0.2 euro cents each
Four young Europeans, including a 12-year-old Spanish girl and a 21-year-old woman from Poland, also attended the ceremony after winning competitions, and 20 EU heads of state and government flew in for the high-profile occasion.
The prize money of 930,000 euros ($1.25 million) will be given to projects that help children struggling in war zones, with the recipients to be announced next week. The EU has said it will match the prize money, so that a total of 2 million euros will be given to the selected aid projects.
That decision went some way to silence critics on Twitter and other social media sites who initially joked that if the award was for all Europeans then they should all share the prize money -- which would equal about 0.2 euro cents each.
Commentators on social media haven't been the only critics of the award going to the EU, which for the past three years has been a virtual byword for disorder and indecision because of its failure to get on top of a sovereign debt crisis.
Tutu, a churchman who fought the apartheid system in his native South Africa, said last week that the EU did not deserve the award. On Sunday, around 1,000 members of left-wing and human-rights groups marched through the streets of Oslo in protest, saying the EU was not a rightful beneficiary under the terms Alfred Nobel laid down in his will in 1895.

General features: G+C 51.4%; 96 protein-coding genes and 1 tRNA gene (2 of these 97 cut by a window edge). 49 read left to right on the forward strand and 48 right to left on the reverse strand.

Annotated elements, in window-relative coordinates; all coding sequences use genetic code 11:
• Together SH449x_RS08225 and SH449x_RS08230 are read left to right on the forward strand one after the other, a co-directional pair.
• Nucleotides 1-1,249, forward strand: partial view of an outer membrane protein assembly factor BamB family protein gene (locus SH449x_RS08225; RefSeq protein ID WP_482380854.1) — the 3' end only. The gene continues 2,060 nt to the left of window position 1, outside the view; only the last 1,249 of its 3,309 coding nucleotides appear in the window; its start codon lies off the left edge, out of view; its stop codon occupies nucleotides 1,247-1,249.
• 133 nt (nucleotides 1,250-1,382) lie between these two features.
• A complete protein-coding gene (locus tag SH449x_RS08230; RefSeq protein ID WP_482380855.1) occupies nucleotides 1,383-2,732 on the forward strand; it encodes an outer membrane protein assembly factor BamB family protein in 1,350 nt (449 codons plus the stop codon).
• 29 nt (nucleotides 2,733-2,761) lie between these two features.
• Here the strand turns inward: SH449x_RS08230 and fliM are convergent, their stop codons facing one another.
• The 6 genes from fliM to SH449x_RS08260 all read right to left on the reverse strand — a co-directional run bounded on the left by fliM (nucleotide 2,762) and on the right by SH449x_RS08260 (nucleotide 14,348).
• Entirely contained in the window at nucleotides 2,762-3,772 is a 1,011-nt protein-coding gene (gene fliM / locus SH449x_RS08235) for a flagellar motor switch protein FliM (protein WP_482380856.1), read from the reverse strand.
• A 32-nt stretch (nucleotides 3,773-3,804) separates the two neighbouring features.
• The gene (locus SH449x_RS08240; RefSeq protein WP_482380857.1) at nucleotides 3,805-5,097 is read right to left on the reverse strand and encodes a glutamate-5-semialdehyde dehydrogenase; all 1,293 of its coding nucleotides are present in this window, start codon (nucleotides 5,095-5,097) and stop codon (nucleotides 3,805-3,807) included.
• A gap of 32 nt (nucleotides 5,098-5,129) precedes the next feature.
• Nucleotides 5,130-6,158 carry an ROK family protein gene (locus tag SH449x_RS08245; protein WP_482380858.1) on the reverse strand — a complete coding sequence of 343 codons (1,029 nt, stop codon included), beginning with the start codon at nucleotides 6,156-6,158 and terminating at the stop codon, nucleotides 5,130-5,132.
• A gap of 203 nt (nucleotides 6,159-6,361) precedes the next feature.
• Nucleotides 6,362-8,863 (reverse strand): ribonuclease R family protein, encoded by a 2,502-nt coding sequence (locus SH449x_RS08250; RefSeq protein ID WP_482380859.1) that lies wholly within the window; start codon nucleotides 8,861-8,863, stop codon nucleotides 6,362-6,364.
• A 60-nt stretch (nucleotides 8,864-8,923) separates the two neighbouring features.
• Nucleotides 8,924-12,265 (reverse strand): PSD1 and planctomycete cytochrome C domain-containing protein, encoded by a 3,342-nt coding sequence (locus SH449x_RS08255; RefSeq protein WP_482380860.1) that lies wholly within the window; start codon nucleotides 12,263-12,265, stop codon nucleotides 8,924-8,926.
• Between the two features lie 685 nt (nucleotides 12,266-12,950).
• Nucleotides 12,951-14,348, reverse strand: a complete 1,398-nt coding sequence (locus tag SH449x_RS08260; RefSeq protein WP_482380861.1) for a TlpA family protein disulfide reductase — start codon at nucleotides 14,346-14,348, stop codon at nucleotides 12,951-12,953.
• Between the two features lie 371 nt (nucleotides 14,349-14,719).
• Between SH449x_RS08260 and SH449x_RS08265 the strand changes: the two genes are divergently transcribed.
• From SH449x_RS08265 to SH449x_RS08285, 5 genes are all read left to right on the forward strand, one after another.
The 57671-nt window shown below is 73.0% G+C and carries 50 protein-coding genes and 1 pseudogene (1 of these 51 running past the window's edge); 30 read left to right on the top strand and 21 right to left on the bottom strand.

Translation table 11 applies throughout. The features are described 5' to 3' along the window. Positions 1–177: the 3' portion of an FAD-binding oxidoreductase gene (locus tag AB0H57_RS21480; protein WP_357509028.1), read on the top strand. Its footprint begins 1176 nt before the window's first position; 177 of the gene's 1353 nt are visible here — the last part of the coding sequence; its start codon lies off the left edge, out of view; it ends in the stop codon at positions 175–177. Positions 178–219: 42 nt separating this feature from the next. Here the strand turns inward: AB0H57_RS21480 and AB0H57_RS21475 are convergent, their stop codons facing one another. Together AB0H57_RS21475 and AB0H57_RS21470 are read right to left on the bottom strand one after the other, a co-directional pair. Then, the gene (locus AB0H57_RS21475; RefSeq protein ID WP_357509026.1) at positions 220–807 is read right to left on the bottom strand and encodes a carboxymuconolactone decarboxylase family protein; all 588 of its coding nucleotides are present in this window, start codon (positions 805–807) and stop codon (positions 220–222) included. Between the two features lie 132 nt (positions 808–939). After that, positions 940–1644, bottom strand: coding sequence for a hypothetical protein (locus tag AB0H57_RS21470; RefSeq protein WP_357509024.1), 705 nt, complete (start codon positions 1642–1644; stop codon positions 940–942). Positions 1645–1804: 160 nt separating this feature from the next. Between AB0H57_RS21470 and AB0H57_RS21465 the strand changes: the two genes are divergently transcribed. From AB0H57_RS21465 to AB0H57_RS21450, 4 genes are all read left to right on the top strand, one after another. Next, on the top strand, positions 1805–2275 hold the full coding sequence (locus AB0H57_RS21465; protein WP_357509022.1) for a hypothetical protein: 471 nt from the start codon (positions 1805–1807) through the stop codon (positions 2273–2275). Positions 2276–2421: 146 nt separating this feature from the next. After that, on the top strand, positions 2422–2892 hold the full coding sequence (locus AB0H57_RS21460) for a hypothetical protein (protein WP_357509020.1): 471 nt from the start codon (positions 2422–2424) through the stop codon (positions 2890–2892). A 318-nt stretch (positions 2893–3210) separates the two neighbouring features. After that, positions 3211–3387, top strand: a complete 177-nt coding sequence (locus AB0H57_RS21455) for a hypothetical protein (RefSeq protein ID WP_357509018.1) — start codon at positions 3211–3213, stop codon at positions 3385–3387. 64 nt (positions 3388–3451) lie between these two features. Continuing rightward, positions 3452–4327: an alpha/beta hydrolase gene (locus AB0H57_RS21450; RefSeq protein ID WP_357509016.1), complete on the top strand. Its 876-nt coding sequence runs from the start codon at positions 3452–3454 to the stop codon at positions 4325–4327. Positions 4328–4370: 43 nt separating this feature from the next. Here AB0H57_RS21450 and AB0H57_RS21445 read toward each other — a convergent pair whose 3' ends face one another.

"Alfred Nobel said that the prize should be given to those who worked for disarmament," said Elsa-Britt Enger, 70, a representative of the organization “Grandmothers for Peace.” "The EU doesn't do that. It is one of the biggest weapons producers in the world," she added.
For many people inside and outside of Europe, it is hard to get beyond the sense of the EU as an organization stumbling from one crisis to another while meddling in member states' sovereignty. Countries such as Britain, which joined in 1973, now find themselves wondering if it was the right decision.
In their acceptance speech on Monday, Van Rompuy and Barroso will be hoping to overturn those impressions by invoking the despair and misery produced by World War Two and emphasizing what Europe and its institutions have done in the decades since to prevent trading partners going to war with each other.
"(This prize) is not only rewarding past achievements, it is also an encouragement to go further and to work further on deepening the EU," Van Rompuy said. "The answer is more Europe and more integration."